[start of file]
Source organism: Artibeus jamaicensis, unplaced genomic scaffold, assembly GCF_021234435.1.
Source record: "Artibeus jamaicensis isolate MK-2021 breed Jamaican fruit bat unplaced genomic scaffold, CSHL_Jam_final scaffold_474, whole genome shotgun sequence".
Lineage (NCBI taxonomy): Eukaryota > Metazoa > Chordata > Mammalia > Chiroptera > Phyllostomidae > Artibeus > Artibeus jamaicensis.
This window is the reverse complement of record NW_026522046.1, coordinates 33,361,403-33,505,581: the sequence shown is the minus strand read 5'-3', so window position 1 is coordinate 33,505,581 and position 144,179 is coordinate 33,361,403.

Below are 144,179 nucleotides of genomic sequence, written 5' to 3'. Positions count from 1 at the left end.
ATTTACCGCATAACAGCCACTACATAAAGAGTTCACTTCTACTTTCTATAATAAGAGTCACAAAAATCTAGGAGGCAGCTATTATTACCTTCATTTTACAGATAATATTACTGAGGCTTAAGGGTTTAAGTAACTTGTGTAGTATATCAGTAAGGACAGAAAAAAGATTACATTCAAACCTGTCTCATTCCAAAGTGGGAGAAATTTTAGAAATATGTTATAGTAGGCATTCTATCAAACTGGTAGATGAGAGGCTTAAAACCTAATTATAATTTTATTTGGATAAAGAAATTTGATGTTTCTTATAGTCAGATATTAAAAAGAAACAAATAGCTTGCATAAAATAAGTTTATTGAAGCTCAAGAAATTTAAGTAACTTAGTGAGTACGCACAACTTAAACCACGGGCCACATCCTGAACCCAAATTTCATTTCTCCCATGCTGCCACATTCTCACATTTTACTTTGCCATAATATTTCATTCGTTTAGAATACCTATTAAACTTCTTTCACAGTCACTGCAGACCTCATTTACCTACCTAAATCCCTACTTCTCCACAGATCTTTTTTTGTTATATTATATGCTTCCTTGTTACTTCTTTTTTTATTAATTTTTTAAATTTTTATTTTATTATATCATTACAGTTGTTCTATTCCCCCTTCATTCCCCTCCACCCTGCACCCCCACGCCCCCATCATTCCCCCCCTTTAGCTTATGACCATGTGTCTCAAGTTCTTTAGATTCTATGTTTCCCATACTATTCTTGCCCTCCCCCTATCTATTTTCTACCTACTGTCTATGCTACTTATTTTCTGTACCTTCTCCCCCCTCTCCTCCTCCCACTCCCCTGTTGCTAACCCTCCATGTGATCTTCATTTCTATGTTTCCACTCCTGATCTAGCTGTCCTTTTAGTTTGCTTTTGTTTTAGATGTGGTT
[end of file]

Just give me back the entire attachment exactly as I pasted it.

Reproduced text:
Source organism: Artibeus jamaicensis, unplaced genomic scaffold, assembly GCF_021234435.1.
Source record: "Artibeus jamaicensis isolate MK-2021 breed Jamaican fruit bat unplaced genomic scaffold, CSHL_Jam_final scaffold_474, whole genome shotgun sequence".
Lineage (NCBI taxonomy): Eukaryota > Metazoa > Chordata > Mammalia > Chiroptera > Phyllostomidae > Artibeus > Artibeus jamaicensis.
This window is the reverse complement of record NW_026522046.1, coordinates 33,361,403-33,505,581: the sequence shown is the minus strand read 5'-3', so window position 1 is coordinate 33,505,581 and position 144,179 is coordinate 33,361,403.

Below are 144,179 nucleotides of genomic sequence, written 5' to 3'. Positions count from 1 at the left end.
ATTTACCGCATAACAGCCACTACATAAAGAGTTCACTTCTACTTTCTATAATAAGAGTCACAAAAATCTAGGAGGCAGCTATTATTACCTTCATTTTACAGATAATATTACTGAGGCTTAAGGGTTTAAGTAACTTGTGTAGTATATCAGTAAGGACAGAAAAAAGATTACATTCAAACCTGTCTCATTCCAAAGTGGGAGAAATTTTAGAAATATGTTATAGTAGGCATTCTATCAAACTGGTAGATGAGAGGCTTAAAACCTAATTATAATTTTATTTGGATAAAGAAATTTGATGTTTCTTATAGTCAGATATTAAAAAGAAACAAATAGCTTGCATAAAATAAGTTTATTGAAGCTCAAGAAATTTAAGTAACTTAGTGAGTACGCACAACTTAAACCACGGGCCACATCCTGAACCCAAATTTCATTTCTCCCATGCTGCCACATTCTCACATTTTACTTTGCCATAATATTTCATTCGTTTAGAATACCTATTAAACTTCTTTCACAGTCACTGCAGACCTCATTTACCTACCTAAATCCCTACTTCTCCACAGATCTTTTTTTGTTATATTATATGCTTCCTTGTTACTTCTTTTTTTATTAATTTTTTAAATTTTTATTTTATTATATCATTACAGTTGTTCTATTCCCCCTTCATTCCCCTCCACCCTGCACCCCCACGCCCCCATCATTCCCCCCCTTTAGCTTATGACCATGTGTCTCAAGTTCTTTAGATTCTATGTTTCCCATACTATTCTTGCCCTCCCCCTATCTATTTTCTACCTACTGTCTATGCTACTTATTTTCTGTACCTTCTCCCCCCTCTCCTCCTCCCACTCCCCTGTTGCTAACCCTCCATGTGATCTTCATTTCTATGTTTCCACTCCTGATCTAGCTGTCCTTTTAGTTTGCTTTTGTTTTAGATGTGGTT